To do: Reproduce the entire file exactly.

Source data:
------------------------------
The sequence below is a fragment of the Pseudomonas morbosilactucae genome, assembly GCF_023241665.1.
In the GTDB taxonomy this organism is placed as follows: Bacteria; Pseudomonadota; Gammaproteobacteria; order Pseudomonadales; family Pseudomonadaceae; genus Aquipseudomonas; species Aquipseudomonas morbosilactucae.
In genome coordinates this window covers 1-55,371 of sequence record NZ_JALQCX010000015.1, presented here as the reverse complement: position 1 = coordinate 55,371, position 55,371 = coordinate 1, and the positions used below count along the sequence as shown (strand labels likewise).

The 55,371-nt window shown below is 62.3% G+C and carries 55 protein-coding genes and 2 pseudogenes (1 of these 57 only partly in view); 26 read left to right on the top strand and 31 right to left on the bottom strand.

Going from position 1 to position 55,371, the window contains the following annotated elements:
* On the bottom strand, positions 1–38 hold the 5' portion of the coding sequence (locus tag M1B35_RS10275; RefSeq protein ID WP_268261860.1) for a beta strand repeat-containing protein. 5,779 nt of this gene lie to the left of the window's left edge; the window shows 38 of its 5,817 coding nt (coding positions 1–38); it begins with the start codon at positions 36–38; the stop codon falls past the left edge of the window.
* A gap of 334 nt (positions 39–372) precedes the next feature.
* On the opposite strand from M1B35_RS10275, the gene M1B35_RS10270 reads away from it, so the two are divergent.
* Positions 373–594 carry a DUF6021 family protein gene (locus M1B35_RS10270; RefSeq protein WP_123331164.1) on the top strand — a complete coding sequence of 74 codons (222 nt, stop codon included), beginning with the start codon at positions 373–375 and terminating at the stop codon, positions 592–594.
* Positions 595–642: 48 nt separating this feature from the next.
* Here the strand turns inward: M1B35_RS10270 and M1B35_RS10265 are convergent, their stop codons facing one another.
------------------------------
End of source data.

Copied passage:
The sequence below is a fragment of the Pseudomonas morbosilactucae genome, assembly GCF_023241665.1.
In the GTDB taxonomy this organism is placed as follows: Bacteria; Pseudomonadota; Gammaproteobacteria; order Pseudomonadales; family Pseudomonadaceae; genus Aquipseudomonas; species Aquipseudomonas morbosilactucae.
In genome coordinates this window covers 1-55,371 of sequence record NZ_JALQCX010000015.1, presented here as the reverse complement: position 1 = coordinate 55,371, position 55,371 = coordinate 1, and the positions used below count along the sequence as shown (strand labels likewise).

The 55,371-nt window shown below is 62.3% G+C and carries 55 protein-coding genes and 2 pseudogenes (1 of these 57 only partly in view); 26 read left to right on the top strand and 31 right to left on the bottom strand.

Going from position 1 to position 55,371, the window contains the following annotated elements:
* On the bottom strand, positions 1–38 hold the 5' portion of the coding sequence (locus tag M1B35_RS10275; RefSeq protein ID WP_268261860.1) for a beta strand repeat-containing protein. 5,779 nt of this gene lie to the left of the window's left edge; the window shows 38 of its 5,817 coding nt (coding positions 1–38); it begins with the start codon at positions 36–38; the stop codon falls past the left edge of the window.
* A gap of 334 nt (positions 39–372) precedes the next feature.
* On the opposite strand from M1B35_RS10275, the gene M1B35_RS10270 reads away from it, so the two are divergent.
* Positions 373–594 carry a DUF6021 family protein gene (locus M1B35_RS10270; RefSeq protein WP_123331164.1) on the top strand — a complete coding sequence of 74 codons (222 nt, stop codon included), beginning with the start codon at positions 373–375 and terminating at the stop codon, positions 592–594.
* Positions 595–642: 48 nt separating this feature from the next.
* Here the strand turns inward: M1B35_RS10270 and M1B35_RS10265 are convergent, their stop codons facing one another.